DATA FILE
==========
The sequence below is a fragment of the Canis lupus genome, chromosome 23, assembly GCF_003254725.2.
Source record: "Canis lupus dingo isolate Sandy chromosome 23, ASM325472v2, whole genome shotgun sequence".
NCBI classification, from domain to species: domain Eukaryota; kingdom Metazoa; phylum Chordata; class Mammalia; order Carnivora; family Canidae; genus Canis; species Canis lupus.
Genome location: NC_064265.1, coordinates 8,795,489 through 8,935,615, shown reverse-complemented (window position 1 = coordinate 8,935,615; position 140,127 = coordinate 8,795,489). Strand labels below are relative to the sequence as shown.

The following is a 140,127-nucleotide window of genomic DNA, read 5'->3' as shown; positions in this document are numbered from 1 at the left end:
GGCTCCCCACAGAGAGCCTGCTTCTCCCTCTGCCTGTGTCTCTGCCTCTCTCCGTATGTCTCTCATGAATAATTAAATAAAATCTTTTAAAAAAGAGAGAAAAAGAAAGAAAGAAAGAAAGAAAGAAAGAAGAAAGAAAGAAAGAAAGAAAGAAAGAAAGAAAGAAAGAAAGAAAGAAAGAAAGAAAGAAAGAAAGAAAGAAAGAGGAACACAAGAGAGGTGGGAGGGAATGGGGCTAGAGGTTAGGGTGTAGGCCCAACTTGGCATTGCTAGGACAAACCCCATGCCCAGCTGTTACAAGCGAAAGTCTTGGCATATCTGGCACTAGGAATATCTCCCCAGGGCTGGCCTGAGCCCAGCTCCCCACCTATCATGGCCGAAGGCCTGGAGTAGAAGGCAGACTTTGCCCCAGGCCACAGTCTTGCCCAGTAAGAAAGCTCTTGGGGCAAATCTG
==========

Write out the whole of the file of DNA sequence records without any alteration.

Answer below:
The sequence below is a fragment of the Canis lupus genome, chromosome 23, assembly GCF_003254725.2.
Source record: "Canis lupus dingo isolate Sandy chromosome 23, ASM325472v2, whole genome shotgun sequence".
NCBI classification, from domain to species: domain Eukaryota; kingdom Metazoa; phylum Chordata; class Mammalia; order Carnivora; family Canidae; genus Canis; species Canis lupus.
Genome location: NC_064265.1, coordinates 8,795,489 through 8,935,615, shown reverse-complemented (window position 1 = coordinate 8,935,615; position 140,127 = coordinate 8,795,489). Strand labels below are relative to the sequence as shown.

The following is a 140,127-nucleotide window of genomic DNA, read 5'->3' as shown; positions in this document are numbered from 1 at the left end:
GGCTCCCCACAGAGAGCCTGCTTCTCCCTCTGCCTGTGTCTCTGCCTCTCTCCGTATGTCTCTCATGAATAATTAAATAAAATCTTTTAAAAAAGAGAGAAAAAGAAAGAAAGAAAGAAAGAAAGAAAGAAGAAAGAAAGAAAGAAAGAAAGAAAGAAAGAAAGAAAGAAAGAAAGAAAGAAAGAAAGAAAGAAAGAAAGAAAGAGGAACACAAGAGAGGTGGGAGGGAATGGGGCTAGAGGTTAGGGTGTAGGCCCAACTTGGCATTGCTAGGACAAACCCCATGCCCAGCTGTTACAAGCGAAAGTCTTGGCATATCTGGCACTAGGAATATCTCCCCAGGGCTGGCCTGAGCCCAGCTCCCCACCTATCATGGCCGAAGGCCTGGAGTAGAAGGCAGACTTTGCCCCAGGCCACAGTCTTGCCCAGTAAGAAAGCTCTTGGGGCAAATCTG